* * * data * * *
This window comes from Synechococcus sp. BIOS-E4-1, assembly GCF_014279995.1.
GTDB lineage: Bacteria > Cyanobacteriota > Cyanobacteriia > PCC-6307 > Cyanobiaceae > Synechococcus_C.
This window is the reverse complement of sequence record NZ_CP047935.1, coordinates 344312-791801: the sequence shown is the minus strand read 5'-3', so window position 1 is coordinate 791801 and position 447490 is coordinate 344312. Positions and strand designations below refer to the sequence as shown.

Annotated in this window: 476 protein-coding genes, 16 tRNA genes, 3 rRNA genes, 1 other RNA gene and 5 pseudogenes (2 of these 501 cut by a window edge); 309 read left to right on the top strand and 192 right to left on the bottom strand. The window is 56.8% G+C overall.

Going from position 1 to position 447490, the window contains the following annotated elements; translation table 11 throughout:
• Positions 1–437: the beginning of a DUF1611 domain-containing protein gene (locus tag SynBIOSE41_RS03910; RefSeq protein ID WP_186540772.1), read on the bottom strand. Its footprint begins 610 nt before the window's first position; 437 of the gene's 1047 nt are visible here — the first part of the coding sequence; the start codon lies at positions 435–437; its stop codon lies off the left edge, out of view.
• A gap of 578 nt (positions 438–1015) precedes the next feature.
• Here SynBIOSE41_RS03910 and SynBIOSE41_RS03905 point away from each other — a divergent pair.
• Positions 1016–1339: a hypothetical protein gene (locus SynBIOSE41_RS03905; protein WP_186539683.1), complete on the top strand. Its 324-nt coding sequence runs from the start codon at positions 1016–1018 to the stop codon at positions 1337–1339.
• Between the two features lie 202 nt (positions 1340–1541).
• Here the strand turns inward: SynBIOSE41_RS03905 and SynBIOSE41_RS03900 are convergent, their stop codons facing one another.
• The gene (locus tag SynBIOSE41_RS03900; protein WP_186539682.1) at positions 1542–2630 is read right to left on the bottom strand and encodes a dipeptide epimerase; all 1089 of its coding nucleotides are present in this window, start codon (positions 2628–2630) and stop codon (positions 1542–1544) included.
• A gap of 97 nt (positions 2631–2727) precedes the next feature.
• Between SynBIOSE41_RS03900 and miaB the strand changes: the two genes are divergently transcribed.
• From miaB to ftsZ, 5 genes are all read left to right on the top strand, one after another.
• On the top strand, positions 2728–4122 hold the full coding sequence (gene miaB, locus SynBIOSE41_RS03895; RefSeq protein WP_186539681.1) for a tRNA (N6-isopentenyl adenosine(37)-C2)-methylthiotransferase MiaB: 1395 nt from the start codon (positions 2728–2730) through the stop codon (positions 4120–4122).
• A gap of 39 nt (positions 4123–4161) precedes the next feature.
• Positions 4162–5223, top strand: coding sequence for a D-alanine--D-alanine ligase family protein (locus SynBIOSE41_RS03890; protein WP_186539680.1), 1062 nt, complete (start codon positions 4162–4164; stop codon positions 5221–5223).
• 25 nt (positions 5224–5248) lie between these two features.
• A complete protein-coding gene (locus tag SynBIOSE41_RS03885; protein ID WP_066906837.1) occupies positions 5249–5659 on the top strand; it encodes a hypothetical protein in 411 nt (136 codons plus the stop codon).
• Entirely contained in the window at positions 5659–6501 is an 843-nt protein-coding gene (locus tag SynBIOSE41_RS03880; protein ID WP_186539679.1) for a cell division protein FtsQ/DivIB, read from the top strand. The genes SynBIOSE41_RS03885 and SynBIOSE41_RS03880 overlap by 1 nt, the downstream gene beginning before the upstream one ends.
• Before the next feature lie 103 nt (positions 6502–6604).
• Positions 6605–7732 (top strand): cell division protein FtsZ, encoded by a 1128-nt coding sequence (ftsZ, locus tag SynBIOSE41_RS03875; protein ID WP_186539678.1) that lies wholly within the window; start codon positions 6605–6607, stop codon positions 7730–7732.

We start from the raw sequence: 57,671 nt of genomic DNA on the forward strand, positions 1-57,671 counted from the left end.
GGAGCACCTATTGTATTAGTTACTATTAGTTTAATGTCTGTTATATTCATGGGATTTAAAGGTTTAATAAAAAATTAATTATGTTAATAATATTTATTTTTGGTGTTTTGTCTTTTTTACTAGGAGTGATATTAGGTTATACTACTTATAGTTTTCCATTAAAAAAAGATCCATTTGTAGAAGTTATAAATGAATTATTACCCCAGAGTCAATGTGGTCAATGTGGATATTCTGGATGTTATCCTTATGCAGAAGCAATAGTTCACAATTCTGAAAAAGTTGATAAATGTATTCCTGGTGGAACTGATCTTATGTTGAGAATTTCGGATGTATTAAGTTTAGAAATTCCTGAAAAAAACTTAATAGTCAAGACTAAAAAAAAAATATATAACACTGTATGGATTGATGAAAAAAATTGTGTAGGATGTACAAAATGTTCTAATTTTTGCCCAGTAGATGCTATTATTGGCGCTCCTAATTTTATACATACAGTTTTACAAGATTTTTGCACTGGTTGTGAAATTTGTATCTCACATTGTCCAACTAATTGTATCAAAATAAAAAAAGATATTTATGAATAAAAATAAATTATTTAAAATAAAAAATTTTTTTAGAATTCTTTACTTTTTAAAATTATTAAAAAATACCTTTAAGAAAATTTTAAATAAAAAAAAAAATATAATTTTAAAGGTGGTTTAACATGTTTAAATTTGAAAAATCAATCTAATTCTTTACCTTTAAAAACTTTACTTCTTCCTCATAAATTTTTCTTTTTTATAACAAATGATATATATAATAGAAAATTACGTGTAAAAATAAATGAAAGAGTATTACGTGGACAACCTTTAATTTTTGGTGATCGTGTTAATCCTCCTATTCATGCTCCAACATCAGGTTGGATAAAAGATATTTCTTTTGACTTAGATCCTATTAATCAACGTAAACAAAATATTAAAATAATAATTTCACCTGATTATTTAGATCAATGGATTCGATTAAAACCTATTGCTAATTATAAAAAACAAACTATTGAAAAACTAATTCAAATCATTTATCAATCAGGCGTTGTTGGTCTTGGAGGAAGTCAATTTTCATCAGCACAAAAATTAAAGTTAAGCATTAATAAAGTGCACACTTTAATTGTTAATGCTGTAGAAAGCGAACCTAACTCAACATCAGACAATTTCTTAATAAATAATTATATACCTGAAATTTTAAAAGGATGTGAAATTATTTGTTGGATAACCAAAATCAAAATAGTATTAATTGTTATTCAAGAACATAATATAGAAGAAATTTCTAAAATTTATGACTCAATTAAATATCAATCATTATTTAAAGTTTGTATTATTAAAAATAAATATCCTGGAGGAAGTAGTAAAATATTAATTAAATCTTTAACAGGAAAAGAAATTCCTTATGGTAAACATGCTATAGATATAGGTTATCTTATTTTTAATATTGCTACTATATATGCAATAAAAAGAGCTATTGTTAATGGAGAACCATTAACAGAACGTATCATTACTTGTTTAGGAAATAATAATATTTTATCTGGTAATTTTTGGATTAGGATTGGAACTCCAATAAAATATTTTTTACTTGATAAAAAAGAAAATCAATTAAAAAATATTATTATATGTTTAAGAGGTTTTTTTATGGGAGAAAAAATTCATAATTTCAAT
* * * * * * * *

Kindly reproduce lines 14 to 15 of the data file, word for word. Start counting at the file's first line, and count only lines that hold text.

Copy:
• Between SynBIOSE41_RS03900 and miaB the strand changes: the two genes are divergently transcribed.
• From miaB to ftsZ, 5 genes are all read left to right on the top strand, one after another.